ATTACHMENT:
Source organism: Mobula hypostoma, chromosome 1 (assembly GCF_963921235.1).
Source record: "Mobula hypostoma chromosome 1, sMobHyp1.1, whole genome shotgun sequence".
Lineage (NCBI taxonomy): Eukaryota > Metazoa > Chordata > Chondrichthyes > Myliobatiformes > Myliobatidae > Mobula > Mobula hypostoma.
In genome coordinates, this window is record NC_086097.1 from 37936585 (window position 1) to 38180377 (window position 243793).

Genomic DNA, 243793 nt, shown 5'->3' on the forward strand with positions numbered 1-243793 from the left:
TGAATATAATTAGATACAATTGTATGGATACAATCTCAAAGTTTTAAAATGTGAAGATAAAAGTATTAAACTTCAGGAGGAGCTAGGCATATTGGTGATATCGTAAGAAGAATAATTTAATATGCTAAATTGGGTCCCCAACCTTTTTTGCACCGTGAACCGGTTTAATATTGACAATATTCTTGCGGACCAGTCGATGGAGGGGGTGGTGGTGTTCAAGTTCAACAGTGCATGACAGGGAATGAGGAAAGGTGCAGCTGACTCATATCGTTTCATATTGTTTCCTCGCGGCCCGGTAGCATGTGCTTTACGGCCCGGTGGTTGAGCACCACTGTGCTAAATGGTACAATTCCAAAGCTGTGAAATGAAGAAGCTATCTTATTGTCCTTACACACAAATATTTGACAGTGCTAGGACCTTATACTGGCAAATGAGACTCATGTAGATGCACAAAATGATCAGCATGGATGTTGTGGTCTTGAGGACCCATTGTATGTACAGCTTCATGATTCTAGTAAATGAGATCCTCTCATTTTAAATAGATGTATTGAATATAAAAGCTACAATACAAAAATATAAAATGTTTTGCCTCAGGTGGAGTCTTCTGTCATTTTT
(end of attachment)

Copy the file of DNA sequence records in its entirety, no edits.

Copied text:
Source organism: Mobula hypostoma, chromosome 1 (assembly GCF_963921235.1).
Source record: "Mobula hypostoma chromosome 1, sMobHyp1.1, whole genome shotgun sequence".
Lineage (NCBI taxonomy): Eukaryota > Metazoa > Chordata > Chondrichthyes > Myliobatiformes > Myliobatidae > Mobula > Mobula hypostoma.
In genome coordinates, this window is record NC_086097.1 from 37936585 (window position 1) to 38180377 (window position 243793).

Genomic DNA, 243793 nt, shown 5'->3' on the forward strand with positions numbered 1-243793 from the left:
TGAATATAATTAGATACAATTGTATGGATACAATCTCAAAGTTTTAAAATGTGAAGATAAAAGTATTAAACTTCAGGAGGAGCTAGGCATATTGGTGATATCGTAAGAAGAATAATTTAATATGCTAAATTGGGTCCCCAACCTTTTTTGCACCGTGAACCGGTTTAATATTGACAATATTCTTGCGGACCAGTCGATGGAGGGGGTGGTGGTGTTCAAGTTCAACAGTGCATGACAGGGAATGAGGAAAGGTGCAGCTGACTCATATCGTTTCATATTGTTTCCTCGCGGCCCGGTAGCATGTGCTTTACGGCCCGGTGGTTGAGCACCACTGTGCTAAATGGTACAATTCCAAAGCTGTGAAATGAAGAAGCTATCTTATTGTCCTTACACACAAATATTTGACAGTGCTAGGACCTTATACTGGCAAATGAGACTCATGTAGATGCACAAAATGATCAGCATGGATGTTGTGGTCTTGAGGACCCATTGTATGTACAGCTTCATGATTCTAGTAAATGAGATCCTCTCATTTTAAATAGATGTATTGAATATAAAAGCTACAATACAAAAATATAAAATGTTTTGCCTCAGGTGGAGTCTTCTGTCATTTTT